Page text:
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John Engle
John Engle
Articles (306) 

Will WeWork Be Allowed to Go Public?

Questionable corporate governance has investors sweating about IPO risks

March 14, 2019 | About:

WeWork, or the We Company as it now wishes to be known as, is an extremely odd creature. Its principal business consists of providing coworking space for companies and individuals. That sounds mundane enough, yet WeWork claims the far grander (and grandiose) mission to “elevate the world’s consciousness.” What that means exactly is anyone’s guess. That could spell serious trouble for a money-losing company currently valued at a staggering $47 billion.

If anyone were to understand WeWork’s mission, it ought to be CEO Adam Neumann. Unfortunately, his leadership has left much to be desired. Investments and acquisitions driven apparently by his personal whim cast Neumann in a highly suspect light.

Investing in the boss’ passions

WeWork’s strategic drift has intensified in recent years thanks to Neumann’s increasingly strange use of company funds. A host of acquisitions and investments in a number of companies seem to diverge very significantly from WeWork’s core business and value proposition. Indeed, the only thing uniting most the decisions is they align with Neumann’s personal passions:

  • In 2017, WeWork dove into the wave-pool business with a $42 million cash-and-stock buyout of Wavegarden. A wave-pool company seems like a bizarre acquisition for an office space company until one realizes Neumann is an avid surfer. Evidently, the CEO’s whim drove the decision, with no strategic justification ever being offered. Barely a year after the buyout, WeWork had written down the value of its investment to zero.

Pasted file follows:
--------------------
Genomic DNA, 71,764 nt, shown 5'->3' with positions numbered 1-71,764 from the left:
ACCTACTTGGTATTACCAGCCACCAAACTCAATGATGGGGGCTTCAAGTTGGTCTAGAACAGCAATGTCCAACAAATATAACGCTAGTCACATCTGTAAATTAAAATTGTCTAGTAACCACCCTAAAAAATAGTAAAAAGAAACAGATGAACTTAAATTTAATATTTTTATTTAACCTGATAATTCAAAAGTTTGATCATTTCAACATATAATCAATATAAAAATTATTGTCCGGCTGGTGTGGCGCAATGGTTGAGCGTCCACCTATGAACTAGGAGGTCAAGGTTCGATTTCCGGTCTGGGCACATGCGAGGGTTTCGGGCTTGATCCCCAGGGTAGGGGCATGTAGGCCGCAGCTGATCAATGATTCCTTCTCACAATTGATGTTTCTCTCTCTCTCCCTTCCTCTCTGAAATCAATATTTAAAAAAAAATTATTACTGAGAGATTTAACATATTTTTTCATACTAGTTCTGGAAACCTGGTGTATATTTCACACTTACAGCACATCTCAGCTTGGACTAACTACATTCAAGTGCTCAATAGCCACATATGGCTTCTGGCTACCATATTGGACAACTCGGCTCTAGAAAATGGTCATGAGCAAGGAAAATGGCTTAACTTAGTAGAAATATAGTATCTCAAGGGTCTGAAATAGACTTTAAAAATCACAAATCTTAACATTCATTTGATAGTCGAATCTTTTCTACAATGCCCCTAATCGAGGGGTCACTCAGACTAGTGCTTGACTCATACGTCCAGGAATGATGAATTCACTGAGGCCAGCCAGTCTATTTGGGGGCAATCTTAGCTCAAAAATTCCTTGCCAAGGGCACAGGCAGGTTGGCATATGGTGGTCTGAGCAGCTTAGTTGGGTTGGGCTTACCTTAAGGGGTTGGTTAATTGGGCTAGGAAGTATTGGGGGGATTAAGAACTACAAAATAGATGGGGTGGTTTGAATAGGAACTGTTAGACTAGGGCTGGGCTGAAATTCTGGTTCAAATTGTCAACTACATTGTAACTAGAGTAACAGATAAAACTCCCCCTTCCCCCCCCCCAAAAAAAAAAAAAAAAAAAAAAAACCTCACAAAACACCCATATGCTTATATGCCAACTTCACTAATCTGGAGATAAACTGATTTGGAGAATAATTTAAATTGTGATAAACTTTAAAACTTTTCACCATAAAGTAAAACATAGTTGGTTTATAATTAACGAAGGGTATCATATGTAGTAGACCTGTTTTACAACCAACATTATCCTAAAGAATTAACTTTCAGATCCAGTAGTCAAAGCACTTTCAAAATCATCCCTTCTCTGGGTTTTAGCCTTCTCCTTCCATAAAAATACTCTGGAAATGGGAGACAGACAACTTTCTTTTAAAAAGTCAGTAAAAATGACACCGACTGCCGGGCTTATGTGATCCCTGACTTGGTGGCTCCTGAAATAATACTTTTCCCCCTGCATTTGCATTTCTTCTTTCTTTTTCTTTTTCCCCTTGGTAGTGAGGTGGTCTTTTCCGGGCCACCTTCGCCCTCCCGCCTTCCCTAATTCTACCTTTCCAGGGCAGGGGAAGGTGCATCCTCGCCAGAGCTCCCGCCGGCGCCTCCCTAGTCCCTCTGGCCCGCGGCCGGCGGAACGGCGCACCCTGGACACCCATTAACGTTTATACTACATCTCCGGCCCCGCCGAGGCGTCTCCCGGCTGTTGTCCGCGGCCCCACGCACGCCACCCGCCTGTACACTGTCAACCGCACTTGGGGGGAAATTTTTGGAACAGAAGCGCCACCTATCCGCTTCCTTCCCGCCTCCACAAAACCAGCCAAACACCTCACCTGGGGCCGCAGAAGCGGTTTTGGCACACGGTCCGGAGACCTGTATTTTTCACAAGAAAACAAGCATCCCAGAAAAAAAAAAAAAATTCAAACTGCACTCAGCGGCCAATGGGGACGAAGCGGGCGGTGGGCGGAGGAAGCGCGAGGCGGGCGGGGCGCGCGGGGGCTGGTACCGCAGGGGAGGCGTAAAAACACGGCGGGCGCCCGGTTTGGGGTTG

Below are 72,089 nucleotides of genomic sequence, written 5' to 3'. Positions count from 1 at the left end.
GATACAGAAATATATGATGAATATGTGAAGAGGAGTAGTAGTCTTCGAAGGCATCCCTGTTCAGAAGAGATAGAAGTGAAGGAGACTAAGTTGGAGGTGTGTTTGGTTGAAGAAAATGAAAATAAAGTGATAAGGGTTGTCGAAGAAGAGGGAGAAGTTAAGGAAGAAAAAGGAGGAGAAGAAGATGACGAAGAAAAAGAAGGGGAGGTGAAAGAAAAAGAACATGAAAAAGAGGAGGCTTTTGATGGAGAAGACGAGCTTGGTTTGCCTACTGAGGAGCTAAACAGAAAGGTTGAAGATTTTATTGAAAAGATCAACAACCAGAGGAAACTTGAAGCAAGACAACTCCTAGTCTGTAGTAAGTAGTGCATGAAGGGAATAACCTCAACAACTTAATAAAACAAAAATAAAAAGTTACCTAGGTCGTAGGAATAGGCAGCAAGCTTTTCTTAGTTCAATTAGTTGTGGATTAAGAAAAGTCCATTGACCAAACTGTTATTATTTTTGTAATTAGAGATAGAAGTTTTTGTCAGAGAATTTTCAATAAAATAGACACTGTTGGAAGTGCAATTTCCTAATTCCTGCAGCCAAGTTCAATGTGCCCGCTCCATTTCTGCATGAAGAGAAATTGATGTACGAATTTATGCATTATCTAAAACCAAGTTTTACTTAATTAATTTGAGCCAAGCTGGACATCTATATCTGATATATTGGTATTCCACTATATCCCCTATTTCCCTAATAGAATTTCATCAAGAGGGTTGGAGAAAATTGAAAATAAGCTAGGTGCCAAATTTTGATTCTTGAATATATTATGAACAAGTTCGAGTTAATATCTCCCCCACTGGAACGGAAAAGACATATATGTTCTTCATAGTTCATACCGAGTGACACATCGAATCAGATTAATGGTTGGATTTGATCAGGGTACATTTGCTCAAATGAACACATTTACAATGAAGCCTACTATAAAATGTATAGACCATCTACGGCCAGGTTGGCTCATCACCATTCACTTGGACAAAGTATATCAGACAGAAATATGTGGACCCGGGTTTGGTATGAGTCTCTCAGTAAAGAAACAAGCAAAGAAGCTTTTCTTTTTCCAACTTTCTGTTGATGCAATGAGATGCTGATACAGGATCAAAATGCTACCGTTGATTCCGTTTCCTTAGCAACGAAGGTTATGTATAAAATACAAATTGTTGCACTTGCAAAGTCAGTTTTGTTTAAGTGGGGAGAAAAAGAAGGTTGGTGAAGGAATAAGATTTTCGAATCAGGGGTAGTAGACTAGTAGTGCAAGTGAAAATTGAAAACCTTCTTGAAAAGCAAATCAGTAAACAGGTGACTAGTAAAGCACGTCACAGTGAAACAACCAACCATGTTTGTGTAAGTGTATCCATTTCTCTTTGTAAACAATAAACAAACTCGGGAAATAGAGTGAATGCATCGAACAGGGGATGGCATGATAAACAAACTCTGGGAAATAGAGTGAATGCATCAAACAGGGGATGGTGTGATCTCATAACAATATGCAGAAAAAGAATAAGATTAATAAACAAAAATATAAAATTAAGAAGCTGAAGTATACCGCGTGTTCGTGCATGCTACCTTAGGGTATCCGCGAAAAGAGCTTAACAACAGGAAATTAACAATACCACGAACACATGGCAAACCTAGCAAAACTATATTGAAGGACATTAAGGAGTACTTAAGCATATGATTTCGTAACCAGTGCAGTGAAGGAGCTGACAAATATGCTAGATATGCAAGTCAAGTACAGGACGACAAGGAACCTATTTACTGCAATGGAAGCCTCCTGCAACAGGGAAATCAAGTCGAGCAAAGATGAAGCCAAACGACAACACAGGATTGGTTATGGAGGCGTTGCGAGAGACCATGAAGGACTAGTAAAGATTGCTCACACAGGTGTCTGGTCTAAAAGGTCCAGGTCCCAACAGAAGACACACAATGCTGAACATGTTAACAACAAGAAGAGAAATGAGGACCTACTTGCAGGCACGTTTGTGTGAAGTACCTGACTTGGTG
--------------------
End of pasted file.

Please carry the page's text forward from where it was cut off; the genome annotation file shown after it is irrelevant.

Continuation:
• In late 2018, WeWork led a $32 million investment round in Laird Superfoods, an organic food company headed by Laird Hamilton, a renowned professional surfer. Neumann had vacationed with Hamilton in Hawaii mere weeks after the investment was closed. How a niche natural food company can help WeWork’s mission, or its core business, remains a mystery.

Among other questionable investments, WeWork has also founded a high-end private school, dubbed WeGrow. Apparently, this initiative was the product of Neumann’s dissatisfaction with the schooling options available to his own children. The company has suggested WeGrow might evolve into a non-profit one day, but that might be a stretch for a school currently charging $42,000 per student.

Investors getting nervous

A major concern facing WeWork’s shareholders is Neumann’s near absolute power to do as he pleases. Despite being a minority shareholder, WeWork’s corporate structure is designed in such a way as to give the CEO near total control of its decisions.

Neumann’s rigid control is not so unusual, in and of itself. Mark Zuckerberg of Facebook (NASDAQ:FB) and Evan Spiegel of Snap Inc. (NYSE:SNAP) have used similar methods in order to maintain control of their respective companies - even after they went public. What makes Neumann’s case so unusual is just how brazen he has been with his use of company cash to fund his passions.